I’ve recently had the pleasure of heading up a Growing Faith project in a local primary school and Harriet asked me whether I’d be up for sharing my experience. I said yes.

The idea behind the Growing Faith project was to help a group of six Year 6’s to run their own collective worship assembly for the whole school. We were given the theme ‘Forgiveness’ and that was about it.

Once a week for five weeks, the children, the headteacher and myself would discuss how we would put on this ambitious challenge – made all the more tricky, as I wasn’t allowed into school due to the pandemic and so I had to teach from my bedroom via Zoom.

Before we met the first week, I ransacked the Bible for as many stories on ‘Forgiveness’ as I could find. Our first session involved us chatting through what forgiveness was. Myself and the headteacher were very conscious that we wanted everything to be through the children’s voices and therefore it was a lot of asking questions to help them articulate their own thoughts on the subject as well as helping them to explore the theme on a deeper level then perhaps they would have done on their own.

The children went away and read one of the stories each so that they could come back the next week and tell each other the outline and why it fitted into the theme of ‘Forgiveness’.

We set about a structure, the things we knew we needed to include in a collective worship assembly (prayers, teaching, songs) and anything else we thought would make the assembly as engaging as possible – this ended up with them filming an impressive retelling of the story of Jonah, complete with giant cardboard whale and fantastic acting!

As part of structure we discussed that the order in which we do things has an impact on the way people engage. The ideal is to start with high energy stuff and then slowly lose the energy so that it becomes more relaxed and focused.

They did an incredible job on the morning of the assembly, which they also had to do via Zoom to all the classes in the school (not an easy task!). It was great to see them engage with the Bible and to recognise the messages within it have real-life application. I was so impressed with their creativity and their ability to take on some tricky theological ideas with such enthusiasm and intelligence.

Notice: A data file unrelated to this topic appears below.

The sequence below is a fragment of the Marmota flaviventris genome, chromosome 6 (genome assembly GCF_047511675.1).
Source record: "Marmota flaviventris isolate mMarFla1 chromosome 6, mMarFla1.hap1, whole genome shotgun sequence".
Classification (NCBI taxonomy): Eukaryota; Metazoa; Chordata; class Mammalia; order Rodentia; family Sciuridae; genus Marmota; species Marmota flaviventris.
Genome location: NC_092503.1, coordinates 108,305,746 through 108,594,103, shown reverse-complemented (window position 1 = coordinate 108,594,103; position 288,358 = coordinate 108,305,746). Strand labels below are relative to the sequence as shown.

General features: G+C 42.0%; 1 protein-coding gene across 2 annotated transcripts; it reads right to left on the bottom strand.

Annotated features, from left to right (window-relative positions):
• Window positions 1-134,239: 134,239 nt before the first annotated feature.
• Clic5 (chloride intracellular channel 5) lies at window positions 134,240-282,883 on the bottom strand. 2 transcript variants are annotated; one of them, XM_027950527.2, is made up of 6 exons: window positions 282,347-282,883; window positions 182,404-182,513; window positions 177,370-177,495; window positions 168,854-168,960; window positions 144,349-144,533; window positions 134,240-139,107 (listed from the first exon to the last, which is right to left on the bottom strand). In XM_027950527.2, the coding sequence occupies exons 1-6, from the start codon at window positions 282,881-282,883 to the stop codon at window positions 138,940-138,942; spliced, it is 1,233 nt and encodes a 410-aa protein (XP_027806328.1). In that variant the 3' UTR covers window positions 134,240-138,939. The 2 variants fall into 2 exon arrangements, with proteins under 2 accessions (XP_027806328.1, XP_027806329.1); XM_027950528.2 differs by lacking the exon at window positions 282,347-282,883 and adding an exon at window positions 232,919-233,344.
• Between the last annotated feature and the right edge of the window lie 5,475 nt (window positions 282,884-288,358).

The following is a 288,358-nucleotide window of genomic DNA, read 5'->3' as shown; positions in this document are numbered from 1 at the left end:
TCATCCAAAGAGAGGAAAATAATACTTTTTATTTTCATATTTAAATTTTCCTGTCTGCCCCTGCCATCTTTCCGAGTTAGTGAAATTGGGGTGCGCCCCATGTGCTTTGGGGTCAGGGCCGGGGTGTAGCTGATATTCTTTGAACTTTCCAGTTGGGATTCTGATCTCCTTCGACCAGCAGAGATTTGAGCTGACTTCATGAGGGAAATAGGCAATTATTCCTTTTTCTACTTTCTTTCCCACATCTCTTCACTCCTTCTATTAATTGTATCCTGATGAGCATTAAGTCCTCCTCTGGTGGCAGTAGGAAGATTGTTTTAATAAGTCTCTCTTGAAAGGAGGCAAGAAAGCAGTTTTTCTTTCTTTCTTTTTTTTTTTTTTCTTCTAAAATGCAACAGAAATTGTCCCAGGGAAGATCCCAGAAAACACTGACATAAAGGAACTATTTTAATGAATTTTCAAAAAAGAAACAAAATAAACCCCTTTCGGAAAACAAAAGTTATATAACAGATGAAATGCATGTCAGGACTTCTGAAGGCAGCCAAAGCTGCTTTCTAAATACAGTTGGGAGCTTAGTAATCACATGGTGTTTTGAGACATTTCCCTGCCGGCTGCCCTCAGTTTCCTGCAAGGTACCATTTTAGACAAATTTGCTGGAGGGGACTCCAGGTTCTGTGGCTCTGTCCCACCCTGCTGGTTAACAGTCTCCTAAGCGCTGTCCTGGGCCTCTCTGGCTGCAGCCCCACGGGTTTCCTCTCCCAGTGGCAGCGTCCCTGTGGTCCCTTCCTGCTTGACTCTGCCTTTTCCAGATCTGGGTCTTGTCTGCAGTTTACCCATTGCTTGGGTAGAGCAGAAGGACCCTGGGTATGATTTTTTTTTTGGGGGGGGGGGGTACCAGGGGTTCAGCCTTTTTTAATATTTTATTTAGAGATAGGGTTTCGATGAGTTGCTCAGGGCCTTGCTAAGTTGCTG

I have been asked back to help another group of students next term and I cannot wait!

Over lockdown the world of youth and children’s ministry was thrown into chaos as we had to learn new skills overnight. Our roles transformed from delivering sessions in person to making videos to upload online.

9 months later and some of us are still scratching our heads wondering how we make a good video.

Never fear! I have some tips and wisdom to impart on you, dear reader.

1. Good Camera – These days your phone camera will be more than sufficient to make a good quality video. But a camera alone is not what helps the quality, for that you need…

2. Good Lighting – Lights from the ceiling are okay but you want to make sure you are evenly lit. For a low-cost solution, try placing two lamps with the bulb pointing at your face – one slightly angled to the right, one slightly angled to the left. It’ll be slightly blinding at first but your eyes will adjust. Make sure you are not being backlit by a window.

3. Fancy Graphics – How do you make a PowerPoint slide look good as part of a video? My suggestion is to use canva.com – it’s free and easy to use. You can pay for the pro version which unlocks some more useful goodies at just $12 a month but you don’t need to, there are plenty of free images available to use on the standard account.

4. Look At The Camera – Make sure the camera is slightly above eye level and look at the actual camera lens when talking, it will help you to connect to your audience more. If you have a script put it to the side at eye level, make looking at it part of the emotion of the video as if you’re looking thoughtfully to the distance rather than reading your next line.

5. Good Scripts – Don’t write every word of every sentence. Bullet points are better. Make sure you know what you are going to say to avoid unnecessary ‘urms’…

6. Good Audio – If you have the capacity, record your audio on a separate device that is closer to you and sync the audio in post. Camera audio can be a little dodgy at times but most of the time will be fine if you don’t have another option.

7. Don’t Be Afraid To Cut Out The Gaps –  For an engaging sermon/talk, chop out the spaces between thoughts and sentences. It keeps up the energy without letting it drop. Then, to really emphasise a point, keep a couple of silences in – it will make those points stand out amongst the others. Keep your videos as short as possible. Aim for 5 minutes so if you’re a little bit over it doesn’t make a huge difference.

8. Make A Nice Thumbnail – When you upload a video to YouTube you have the option to create a custom thumbnail. Do it. Otherwise it will choose a still image from your video and you have no control over what your face might be doing in that shot. Create an eye catching image with a title so that people are more likely to click on it. Again, my advice is to use canva.com.

All these tips are things that I’ve picked up over the years of making videos. Don’t be afraid to experiment. Don’t be afraid to make mistakes. Everything I wrote about I have learnt through not doing properly myself.

Remember, your youth group aren’t expecting a Hollywood movie but they do want to hear from you and making a short film could be a great way of reaching those who are out of touch.